Today’s post is part of a special series here on Planet Pailly called Sciency Words. Each week, we take a closer look at an interesting science or science-related term to help us expand our scientific vocabularies together. Today’s term is:
Okay, it might be a bit foolhardy of me to try to tackle this term. This is actual rocket science, and I’m nowhere close to being an actual rocket scientist. But this is still far too important of a concept for me to ignore, so I’ll do my best.
The simplest definition of delta-v (often represented mathematically as ∆v) is that it equals your total change in velocity. So if you’re driving along at 25 miles per hour and then accelerate to 65 mph, your delta-v equals 40 mph. And if you decelerate from 65 to 25 mph, your delta-v once again equals 40 mph.
Things start getting interesting when you consider delta-v to be cumulative. So if you start off at 25 mph, accelerate to 65 and then drop back down to 25, your total delta-v equals 80 mph (40 mph + 40 mph).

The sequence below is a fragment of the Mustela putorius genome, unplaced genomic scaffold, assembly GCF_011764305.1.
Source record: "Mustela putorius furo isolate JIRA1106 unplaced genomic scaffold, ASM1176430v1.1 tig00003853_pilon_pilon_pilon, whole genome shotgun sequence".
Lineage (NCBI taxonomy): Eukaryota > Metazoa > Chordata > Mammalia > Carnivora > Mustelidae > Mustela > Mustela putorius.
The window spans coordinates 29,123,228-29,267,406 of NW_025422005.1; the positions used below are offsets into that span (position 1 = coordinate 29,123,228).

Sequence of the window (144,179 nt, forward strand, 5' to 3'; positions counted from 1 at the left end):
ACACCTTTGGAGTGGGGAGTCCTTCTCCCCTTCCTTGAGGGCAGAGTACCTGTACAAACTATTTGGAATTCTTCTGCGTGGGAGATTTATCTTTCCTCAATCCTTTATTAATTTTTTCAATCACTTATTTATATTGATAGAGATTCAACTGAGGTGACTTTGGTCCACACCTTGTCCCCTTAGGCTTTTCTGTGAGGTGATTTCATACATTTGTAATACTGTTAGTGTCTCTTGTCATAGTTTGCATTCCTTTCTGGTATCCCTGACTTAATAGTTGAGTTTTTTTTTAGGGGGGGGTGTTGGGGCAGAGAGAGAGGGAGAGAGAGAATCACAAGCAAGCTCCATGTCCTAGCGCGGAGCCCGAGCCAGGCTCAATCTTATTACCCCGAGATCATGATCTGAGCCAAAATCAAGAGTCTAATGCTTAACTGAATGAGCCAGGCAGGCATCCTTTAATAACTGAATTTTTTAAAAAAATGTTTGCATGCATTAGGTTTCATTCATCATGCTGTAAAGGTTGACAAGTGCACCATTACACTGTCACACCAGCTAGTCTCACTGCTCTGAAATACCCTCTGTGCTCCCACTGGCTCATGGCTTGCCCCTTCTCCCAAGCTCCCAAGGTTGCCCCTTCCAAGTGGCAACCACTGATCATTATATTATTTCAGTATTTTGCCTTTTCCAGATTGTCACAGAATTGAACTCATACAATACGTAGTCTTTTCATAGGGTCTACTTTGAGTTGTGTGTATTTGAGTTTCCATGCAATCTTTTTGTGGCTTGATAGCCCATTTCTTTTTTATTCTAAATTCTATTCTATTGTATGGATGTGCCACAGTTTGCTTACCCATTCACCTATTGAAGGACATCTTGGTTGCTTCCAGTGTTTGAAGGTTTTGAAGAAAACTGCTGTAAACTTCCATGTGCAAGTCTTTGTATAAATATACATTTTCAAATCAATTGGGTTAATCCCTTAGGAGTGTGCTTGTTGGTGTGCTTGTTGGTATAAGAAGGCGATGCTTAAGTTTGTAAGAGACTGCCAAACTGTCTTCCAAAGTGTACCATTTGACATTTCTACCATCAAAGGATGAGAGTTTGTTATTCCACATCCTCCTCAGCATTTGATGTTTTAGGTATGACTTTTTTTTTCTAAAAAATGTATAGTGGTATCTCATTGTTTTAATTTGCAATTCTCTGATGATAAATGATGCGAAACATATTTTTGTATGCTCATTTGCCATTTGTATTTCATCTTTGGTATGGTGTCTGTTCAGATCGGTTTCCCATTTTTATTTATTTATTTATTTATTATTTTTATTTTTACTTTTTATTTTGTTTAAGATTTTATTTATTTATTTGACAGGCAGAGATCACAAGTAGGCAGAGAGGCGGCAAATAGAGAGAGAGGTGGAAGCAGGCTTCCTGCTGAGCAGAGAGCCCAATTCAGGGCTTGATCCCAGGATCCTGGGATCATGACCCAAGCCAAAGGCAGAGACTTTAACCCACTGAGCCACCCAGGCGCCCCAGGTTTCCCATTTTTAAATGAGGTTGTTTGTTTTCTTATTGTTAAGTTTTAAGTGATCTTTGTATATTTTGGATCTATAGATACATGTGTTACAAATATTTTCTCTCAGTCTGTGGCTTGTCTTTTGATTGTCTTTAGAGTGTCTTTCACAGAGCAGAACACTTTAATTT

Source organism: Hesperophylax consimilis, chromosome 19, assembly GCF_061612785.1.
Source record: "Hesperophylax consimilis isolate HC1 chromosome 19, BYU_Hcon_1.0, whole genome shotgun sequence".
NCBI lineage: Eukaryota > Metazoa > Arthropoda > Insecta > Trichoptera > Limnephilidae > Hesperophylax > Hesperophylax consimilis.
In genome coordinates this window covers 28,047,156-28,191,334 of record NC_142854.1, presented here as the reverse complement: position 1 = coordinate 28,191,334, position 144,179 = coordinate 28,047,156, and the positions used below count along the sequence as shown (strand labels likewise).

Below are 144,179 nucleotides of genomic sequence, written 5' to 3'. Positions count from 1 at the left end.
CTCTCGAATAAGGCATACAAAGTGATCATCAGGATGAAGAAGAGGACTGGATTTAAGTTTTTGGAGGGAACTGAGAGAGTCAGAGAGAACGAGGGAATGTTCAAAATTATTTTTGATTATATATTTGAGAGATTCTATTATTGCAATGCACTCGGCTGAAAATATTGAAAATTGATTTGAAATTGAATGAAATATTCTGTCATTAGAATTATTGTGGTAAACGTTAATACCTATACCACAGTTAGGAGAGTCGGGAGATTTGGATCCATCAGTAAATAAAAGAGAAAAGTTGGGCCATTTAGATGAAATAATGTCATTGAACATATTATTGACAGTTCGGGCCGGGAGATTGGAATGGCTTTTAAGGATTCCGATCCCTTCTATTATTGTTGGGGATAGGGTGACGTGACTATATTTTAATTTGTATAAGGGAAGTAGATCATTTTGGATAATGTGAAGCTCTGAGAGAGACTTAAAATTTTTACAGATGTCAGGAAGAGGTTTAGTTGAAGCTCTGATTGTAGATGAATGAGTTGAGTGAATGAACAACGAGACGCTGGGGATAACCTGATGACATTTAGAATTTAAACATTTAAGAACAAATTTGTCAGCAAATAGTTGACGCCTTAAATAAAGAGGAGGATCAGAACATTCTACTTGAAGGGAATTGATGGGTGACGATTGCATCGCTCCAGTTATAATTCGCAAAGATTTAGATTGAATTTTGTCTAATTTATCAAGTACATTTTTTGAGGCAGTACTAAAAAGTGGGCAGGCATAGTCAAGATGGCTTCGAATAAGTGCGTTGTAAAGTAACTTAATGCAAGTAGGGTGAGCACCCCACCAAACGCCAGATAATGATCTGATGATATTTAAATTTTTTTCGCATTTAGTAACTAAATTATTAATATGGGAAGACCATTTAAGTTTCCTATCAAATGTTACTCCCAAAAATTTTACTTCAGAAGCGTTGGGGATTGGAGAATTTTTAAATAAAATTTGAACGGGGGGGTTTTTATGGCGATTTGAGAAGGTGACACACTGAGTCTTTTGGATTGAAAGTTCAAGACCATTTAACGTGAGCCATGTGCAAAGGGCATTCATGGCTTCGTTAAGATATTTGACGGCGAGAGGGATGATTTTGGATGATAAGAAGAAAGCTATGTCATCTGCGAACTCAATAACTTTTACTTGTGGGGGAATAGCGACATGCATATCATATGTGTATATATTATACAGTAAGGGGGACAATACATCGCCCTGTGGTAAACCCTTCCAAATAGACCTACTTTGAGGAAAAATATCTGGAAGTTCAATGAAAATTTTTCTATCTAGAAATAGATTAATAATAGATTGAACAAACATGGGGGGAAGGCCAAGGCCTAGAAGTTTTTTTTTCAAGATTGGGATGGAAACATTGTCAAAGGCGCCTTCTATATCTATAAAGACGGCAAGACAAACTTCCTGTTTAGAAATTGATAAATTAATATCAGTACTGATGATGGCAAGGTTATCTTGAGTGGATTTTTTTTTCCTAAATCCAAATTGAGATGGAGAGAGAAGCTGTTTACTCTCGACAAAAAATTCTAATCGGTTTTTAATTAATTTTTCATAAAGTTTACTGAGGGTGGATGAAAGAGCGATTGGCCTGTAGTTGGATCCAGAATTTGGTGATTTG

In rocket ship design, the term delta-v is used as a sort of proxy for how much thrust your engines are capable of and how much fuel you’re carrying. You might also consider the kinds of gravity assists or aerobraking maneuvers you can use to augment your delta-v without expending additional fuel.
This is where the math starts to get complicated, but if you can calculate how much delta-v your spacecraft is capable of, then you’ll know where you can go in space. And if you know where you want to go in space, you can figure out how much delta-v it’ll take to get there and build your spaceship accordingly.
I first learned about delta-v from a video game called Kerbal Space Program. It’s a fun and sometimes frustrating spaceflight simulator that does a reasonably good job approximating how real life space exploration works. Unfortunately I was never very good at it. The scenario in the comic strip above… I made that mistake a lot.
But hopefully I’ve learned my lesson well. I’d hate to run short of fuel during my upcoming totally-for-real, I’m-not-making-this-up trip to Mars (stay tuned!).
The Tyranny of the Rocket Equation from NASA.
Can Kerbal Space Program Really Teach Rocket Science? from Scott Manley (well known for his YouTube tutorials on K.S.P.)
How to Use Kerbal Space Program to Teach Rocket Science from Digital Media Academy.
Six Words You Never Say at NASA from xkcd.